Hi John, I don’t recall any bamboo forest along that part of the Kalalau trail. The 2-mile marker is at Hanakapi’ai Beach, and the trail has switchbacks up out of the valley then along the cliff face for the next mile and a half. There are mostly grasses, shrubs, ti plants, and hala (pandanus) trees along that stretch, with an occasional agave. In fact, I don’t recall any bamboo along the coastal trail until you get up into Kalalau valley itself.

    The rock you are thinking of is probably the one called “Space Rock” at around 3.5 miles. It is the highest point along the trail, where it must climb up to get over a nearly vertical cliff face below. If you search for “Space Rock Kalalau” on Google or Yahoo, you can find plenty of images and videos.

  27. Josh says:

    Hello,

    Is a map necessary to hike the Kalalau Trail?

    Also, how dangerous the Crawler’s Ledge are around mile 7? Any advice?

    Hiking the trail later this summer. Hear report of a few people getting lost on the trail?

    Thanks,
    Josh

  28. Andy says:

    Hi Josh,

    No, a map is not necessary to hike the trail. In most places, it’s the only trail around and easy to follow. Even when the trail is a bit overgrown, it’s still easy to follow. There are a few official side trails (one each at Hanakapi’ai, Hanakoa, and Kalalau valleys), but they have signs at the intersections. You will sometimes see hunter trails or pig trails off the main trail, but it’s clear where the real trail goes.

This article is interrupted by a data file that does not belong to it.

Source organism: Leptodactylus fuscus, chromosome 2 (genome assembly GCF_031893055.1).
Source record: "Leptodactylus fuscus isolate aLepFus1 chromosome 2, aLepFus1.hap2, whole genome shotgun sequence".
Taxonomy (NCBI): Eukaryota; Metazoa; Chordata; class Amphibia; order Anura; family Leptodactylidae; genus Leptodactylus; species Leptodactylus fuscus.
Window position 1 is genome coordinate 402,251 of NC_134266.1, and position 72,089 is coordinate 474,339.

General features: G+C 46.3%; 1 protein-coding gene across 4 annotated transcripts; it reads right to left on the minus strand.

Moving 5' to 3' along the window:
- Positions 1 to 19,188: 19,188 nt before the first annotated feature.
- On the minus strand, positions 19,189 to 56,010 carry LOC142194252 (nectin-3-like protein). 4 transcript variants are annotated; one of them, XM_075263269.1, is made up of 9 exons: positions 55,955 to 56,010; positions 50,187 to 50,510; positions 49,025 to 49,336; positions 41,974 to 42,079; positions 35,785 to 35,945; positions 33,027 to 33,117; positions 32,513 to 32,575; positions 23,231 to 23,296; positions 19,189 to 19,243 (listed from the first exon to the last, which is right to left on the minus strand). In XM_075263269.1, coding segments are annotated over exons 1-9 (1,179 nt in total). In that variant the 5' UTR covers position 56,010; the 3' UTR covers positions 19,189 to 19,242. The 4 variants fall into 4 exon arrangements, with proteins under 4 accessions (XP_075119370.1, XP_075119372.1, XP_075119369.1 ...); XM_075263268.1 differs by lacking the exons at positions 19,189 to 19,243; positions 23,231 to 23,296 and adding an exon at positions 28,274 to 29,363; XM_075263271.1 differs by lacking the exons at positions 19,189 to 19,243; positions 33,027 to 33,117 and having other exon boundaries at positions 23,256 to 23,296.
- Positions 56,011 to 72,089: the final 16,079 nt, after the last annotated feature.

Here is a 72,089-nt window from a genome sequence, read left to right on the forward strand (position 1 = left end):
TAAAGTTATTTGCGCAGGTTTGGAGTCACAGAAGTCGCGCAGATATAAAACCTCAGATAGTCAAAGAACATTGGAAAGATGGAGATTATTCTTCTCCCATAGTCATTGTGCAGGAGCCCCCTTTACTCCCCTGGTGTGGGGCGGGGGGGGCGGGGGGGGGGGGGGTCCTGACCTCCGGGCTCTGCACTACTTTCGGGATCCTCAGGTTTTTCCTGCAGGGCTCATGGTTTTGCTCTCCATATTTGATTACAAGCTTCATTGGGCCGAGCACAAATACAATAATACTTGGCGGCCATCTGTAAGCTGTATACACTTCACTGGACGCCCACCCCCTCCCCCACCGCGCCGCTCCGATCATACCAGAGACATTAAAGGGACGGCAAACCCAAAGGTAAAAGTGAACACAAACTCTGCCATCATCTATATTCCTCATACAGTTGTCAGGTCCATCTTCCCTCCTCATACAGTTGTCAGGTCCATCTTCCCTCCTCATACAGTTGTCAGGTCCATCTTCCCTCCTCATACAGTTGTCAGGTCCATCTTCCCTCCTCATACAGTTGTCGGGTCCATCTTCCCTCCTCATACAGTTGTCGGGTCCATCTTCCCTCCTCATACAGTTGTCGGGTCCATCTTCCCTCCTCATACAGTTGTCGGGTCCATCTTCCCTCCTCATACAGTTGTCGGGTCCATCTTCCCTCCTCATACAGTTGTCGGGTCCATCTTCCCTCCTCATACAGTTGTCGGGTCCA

That said, I did see some hikers go off-trail last time I hiked it, so I guess it happens. They were returning from Kalalau and missed a turn in a forested valley (near the 9-mile mark) and went up the other side of the valley instead of following the trail down the valley. In that case, I think the pigs had been rooting around the valley, which made the trail harder to see. Just remember that if you don’t see the trail after a minute, turn around and go back because it’s never that hard to see.

    I made these maps for my own enjoyment, and to help people plan their own hikes. I like to play with the GPS and the mapping software to create a record of where I hiked. It’s nice to know what to expect and how much elevation gain and loss you have to deal with. Also, it’s fun to play with Google maps and Google Earth, even if it looks like they broke the embedded KML again.

    But if you would like a good map of the area, I recommend the Northwest Kaua’i Recreation map. See my review here. Also, the entire hike is covered on the USGS 1:24000 Haena Quadrangle, which you can probably buy or print online.

    I get so many questions about THE LEDGE. Frankly, I have stopped calling it crawler’s ledge and just call it the ledge because 1) the name is freaking people out, and 2) you don’t have to crawl. It is a narrow part of the trail, and yes it is above a steep (not vertical) slope down to the water. But the most impressive part (narrowest above steepest slope) is on solid rock with excellent footing, so unless you suffer from actual vertigo (real fear of heights), it is doable. You should of course step carefully and be aware not to bump into the rock wall if you have a large pack, so you don’t get off balance. You should also be ready in case there are gusts of wind, but otherwise it is not difficult. There are places right before and a mile after where the trail is on an eroded dirt slope, which is actually more dangerous. But again, being aware and stepping carefully will get you through. I should probably write a post with pictures of the ledge so that the info is easier to find. I also took a movie once while hiking through the ledge–not recommended but not that dangerous either.